The U.S.-Ghanaian connection, he said, “is a relationship that has its own dynamic. It is nothing to do with any other country.”

The Ghanaian president did express concern about the presence of troops in the region from Wagner, a Russian mercenary force. Wagner, which has also sent troops to fight against Ukraine, has begun operating in Mali, and African leaders worry it will soon send personnel to Burkina Faso, which borders Ghana.

The United States has also sent troops to Africa to help countries train their military forces.

That prompted Akkufo-Addo to express concern that the continent, repeating a role it has played for centuries, will begin to serve as a battleground for more powerful countries fighting for military and economic advantage.

“It raises the very real possibility of foreign influence in regional conflicts — and once again our continent is going to become the playground for bigger countries,” he said. “Because one group of people is coming, it’s not very difficult for another group of people to say, ‘Then we’ll come in.’ And before you know it, the issues and concern of us [not] keeping our country and continent free of great-power rivalry will be a reality.”

He added, “We want to be in a position to resolve our own security concerns ourselves, without the intervening of foreign troops.”

Harris said she chose Ghana, Tanzania and Zambia as destinations during her week-long trip because all three nations are striving to maintain democracy despite the economic turmoil that has gripped Africa in the aftermath of the pandemic and the war in Ukraine. She sees her visits as an opportunity to continue the dialogues that she held with national leaders at the U.S.-Africa summit in Washington in December.

On Monday, Harris also visited Vibrate Space, a recording studio attached to a skateboard park, where she stressed the importance of the cultural bonds of music.

“For me to be able to come here during this trip on my first full day really is symbolic of the connection that we have as people and a nation,” she said. “The creative work that is happening on this continent, as represented by the work happening in Ghana, is extraordinary.”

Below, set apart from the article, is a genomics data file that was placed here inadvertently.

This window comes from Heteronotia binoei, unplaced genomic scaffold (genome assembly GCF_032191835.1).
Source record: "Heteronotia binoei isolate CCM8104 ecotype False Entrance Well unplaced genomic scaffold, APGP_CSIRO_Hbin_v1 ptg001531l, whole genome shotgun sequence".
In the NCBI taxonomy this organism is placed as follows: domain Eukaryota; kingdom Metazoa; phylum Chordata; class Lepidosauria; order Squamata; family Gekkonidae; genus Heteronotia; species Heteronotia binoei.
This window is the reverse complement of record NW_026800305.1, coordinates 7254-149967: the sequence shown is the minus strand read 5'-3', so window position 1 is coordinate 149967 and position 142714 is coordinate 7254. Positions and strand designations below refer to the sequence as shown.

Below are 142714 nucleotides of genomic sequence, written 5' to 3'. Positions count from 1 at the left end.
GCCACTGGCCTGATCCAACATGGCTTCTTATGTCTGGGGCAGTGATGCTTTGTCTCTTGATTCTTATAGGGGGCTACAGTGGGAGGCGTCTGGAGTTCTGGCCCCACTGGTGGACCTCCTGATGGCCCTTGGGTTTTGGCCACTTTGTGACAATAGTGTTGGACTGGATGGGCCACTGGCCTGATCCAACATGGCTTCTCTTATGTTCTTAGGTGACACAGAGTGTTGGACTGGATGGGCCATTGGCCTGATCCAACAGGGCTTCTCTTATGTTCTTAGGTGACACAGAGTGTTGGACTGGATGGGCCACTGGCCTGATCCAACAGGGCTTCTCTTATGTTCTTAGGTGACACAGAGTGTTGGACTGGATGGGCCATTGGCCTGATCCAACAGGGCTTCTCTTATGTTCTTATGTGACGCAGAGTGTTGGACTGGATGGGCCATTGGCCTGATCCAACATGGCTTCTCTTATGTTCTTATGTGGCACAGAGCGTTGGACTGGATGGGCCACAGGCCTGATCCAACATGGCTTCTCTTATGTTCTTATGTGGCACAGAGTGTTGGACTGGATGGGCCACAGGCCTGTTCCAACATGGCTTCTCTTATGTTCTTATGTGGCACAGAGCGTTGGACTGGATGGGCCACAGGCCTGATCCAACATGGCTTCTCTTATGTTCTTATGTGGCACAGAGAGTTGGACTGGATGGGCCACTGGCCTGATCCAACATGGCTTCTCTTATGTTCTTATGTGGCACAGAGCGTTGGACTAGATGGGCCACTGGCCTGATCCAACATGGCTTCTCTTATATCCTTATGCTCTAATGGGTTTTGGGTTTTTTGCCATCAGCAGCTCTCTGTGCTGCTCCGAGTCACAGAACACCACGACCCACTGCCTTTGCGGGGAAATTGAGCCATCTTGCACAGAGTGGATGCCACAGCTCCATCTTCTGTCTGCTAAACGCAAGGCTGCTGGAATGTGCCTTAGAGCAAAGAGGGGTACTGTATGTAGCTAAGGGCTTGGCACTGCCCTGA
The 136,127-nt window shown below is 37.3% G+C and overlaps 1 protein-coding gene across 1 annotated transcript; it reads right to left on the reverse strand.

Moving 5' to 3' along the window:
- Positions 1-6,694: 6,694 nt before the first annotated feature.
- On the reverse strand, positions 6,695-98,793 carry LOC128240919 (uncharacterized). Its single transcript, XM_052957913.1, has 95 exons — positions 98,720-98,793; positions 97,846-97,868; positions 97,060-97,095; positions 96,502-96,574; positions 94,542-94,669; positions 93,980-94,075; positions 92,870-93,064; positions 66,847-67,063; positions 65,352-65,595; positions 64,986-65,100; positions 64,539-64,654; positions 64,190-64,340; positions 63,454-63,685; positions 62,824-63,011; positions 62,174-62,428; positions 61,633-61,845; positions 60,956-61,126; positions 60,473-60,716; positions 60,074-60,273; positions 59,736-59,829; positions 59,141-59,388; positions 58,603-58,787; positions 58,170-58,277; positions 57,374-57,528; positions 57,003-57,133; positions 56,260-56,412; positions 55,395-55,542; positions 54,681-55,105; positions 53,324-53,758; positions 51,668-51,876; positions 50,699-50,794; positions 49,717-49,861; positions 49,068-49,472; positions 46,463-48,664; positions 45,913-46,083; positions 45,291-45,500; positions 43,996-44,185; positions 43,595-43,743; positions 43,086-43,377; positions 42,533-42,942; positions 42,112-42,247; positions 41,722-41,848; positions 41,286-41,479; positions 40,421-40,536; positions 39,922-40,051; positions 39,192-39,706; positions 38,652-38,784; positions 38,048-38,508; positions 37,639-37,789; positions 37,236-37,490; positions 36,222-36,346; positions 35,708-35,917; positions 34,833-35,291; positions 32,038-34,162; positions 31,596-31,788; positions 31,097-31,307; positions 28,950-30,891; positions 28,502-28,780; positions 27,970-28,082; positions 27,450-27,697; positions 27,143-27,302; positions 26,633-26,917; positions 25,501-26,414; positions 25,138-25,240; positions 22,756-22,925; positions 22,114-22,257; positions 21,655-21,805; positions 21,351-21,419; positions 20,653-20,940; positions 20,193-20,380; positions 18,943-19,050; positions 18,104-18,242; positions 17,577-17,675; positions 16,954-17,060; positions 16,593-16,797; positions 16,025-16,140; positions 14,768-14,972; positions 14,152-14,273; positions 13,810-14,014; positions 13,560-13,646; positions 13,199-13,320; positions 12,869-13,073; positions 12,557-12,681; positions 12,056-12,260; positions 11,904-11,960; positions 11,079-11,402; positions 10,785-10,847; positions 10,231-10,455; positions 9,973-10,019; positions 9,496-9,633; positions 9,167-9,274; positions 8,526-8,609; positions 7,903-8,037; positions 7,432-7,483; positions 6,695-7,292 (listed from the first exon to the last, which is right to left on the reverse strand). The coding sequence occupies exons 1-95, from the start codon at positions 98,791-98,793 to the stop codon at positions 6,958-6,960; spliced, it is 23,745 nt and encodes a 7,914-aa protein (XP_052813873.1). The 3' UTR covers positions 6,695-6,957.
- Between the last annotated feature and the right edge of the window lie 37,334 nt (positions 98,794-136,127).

Harris — accompanied by several artists and musicians, including Idris Elba and Sheryl Lee Ralph — lauded Ghana’s efforts to connect with members of the African diaspora, including a music festival that encouraged Black people from across the world to gather and celebrate on the continent of their origin.

Harris and Akkufo-Addo also discussed the intermittent conflicts in the northern part of Ghana and fears that cells of the Islamic State and al-Qaeda may be active there. “We’re spending a lot of sleepless nights trying to make sure we’re protected here,” Akkufo-Addo told the vice president before their bilateral meeting.

While Monday was largely policy-focused, the rest of the week may carry greater emotional resonance for the vice president. Harris on Tuesday will travel to Cape Coast Castle, one of dozens of large forts built along Africa’s Gold Coast that was a hub for the transatlantic slave trade.

Both George W. Bush and Bill Clinton visited slave forts during their time in the White House, as did former president Barack Obama, the first Black commander in chief. Harris, the first woman to win a nationally-elected office in the United States, is of Jamaican and Indian descent.

Harris’s final stop this week will be in Lusaka, Zambia, where her maternal grandfather worked as a civil engineer and where she visited as a child.

For his part, Akufo-Addo tried to balance a message of welcome for U.S. investment and comity with an assertion that Ghana does not want to be bandied about by global powers.

“We always thought somehow or other we don’t feature too strongly in the area of private investment in America. More and more American companies are interested in Ghana, and we want that to be accepted,” he said during the news conference. “We’re looking forward to using this visit of yours as a springboard to renew these relationships and expand them.”

But later, during a toast to U.S. friendship and its historic vice president, he struck a more cautionary tone.

“Great powers of whatever ilk, even friendly ones, trampling on small nations is not something we welcome,” he said. “And in our modest methods, we will register our disapproval of it.”